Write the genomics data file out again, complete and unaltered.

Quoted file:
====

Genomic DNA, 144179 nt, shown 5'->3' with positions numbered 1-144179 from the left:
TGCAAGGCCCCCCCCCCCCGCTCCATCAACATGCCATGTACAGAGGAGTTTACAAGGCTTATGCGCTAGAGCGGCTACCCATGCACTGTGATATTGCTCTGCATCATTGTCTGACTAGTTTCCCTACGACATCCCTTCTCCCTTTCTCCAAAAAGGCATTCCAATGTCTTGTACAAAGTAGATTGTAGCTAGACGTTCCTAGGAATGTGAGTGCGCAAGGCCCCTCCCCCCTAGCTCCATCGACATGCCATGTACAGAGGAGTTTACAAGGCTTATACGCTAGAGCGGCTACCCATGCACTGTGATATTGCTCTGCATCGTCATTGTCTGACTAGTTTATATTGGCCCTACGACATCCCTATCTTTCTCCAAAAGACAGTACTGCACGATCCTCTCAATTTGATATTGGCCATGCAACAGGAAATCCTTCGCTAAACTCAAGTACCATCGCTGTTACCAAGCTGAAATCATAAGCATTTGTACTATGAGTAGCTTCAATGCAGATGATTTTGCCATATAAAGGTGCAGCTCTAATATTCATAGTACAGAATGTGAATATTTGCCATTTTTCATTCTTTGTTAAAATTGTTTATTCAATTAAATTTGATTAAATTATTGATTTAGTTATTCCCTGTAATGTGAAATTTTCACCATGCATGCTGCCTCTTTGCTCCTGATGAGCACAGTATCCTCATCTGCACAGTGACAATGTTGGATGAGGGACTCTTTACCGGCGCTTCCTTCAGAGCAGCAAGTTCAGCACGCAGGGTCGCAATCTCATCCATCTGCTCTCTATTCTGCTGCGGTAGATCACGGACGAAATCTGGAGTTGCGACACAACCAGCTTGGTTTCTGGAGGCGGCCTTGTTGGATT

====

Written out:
Genomic DNA, 144179 nt, shown 5'->3' with positions numbered 1-144179 from the left:
TGCAAGGCCCCCCCCCCCCGCTCCATCAACATGCCATGTACAGAGGAGTTTACAAGGCTTATGCGCTAGAGCGGCTACCCATGCACTGTGATATTGCTCTGCATCATTGTCTGACTAGTTTCCCTACGACATCCCTTCTCCCTTTCTCCAAAAAGGCATTCCAATGTCTTGTACAAAGTAGATTGTAGCTAGACGTTCCTAGGAATGTGAGTGCGCAAGGCCCCTCCCCCCTAGCTCCATCGACATGCCATGTACAGAGGAGTTTACAAGGCTTATACGCTAGAGCGGCTACCCATGCACTGTGATATTGCTCTGCATCGTCATTGTCTGACTAGTTTATATTGGCCCTACGACATCCCTATCTTTCTCCAAAAGACAGTACTGCACGATCCTCTCAATTTGATATTGGCCATGCAACAGGAAATCCTTCGCTAAACTCAAGTACCATCGCTGTTACCAAGCTGAAATCATAAGCATTTGTACTATGAGTAGCTTCAATGCAGATGATTTTGCCATATAAAGGTGCAGCTCTAATATTCATAGTACAGAATGTGAATATTTGCCATTTTTCATTCTTTGTTAAAATTGTTTATTCAATTAAATTTGATTAAATTATTGATTTAGTTATTCCCTGTAATGTGAAATTTTCACCATGCATGCTGCCTCTTTGCTCCTGATGAGCACAGTATCCTCATCTGCACAGTGACAATGTTGGATGAGGGACTCTTTACCGGCGCTTCCTTCAGAGCAGCAAGTTCAGCACGCAGGGTCGCAATCTCATCCATCTGCTCTCTATTCTGCTGCGGTAGATCACGGACGAAATCTGGAGTTGCGACACAACCAGCTTGGTTTCTGGAGGCGGCCTTGTTGGATT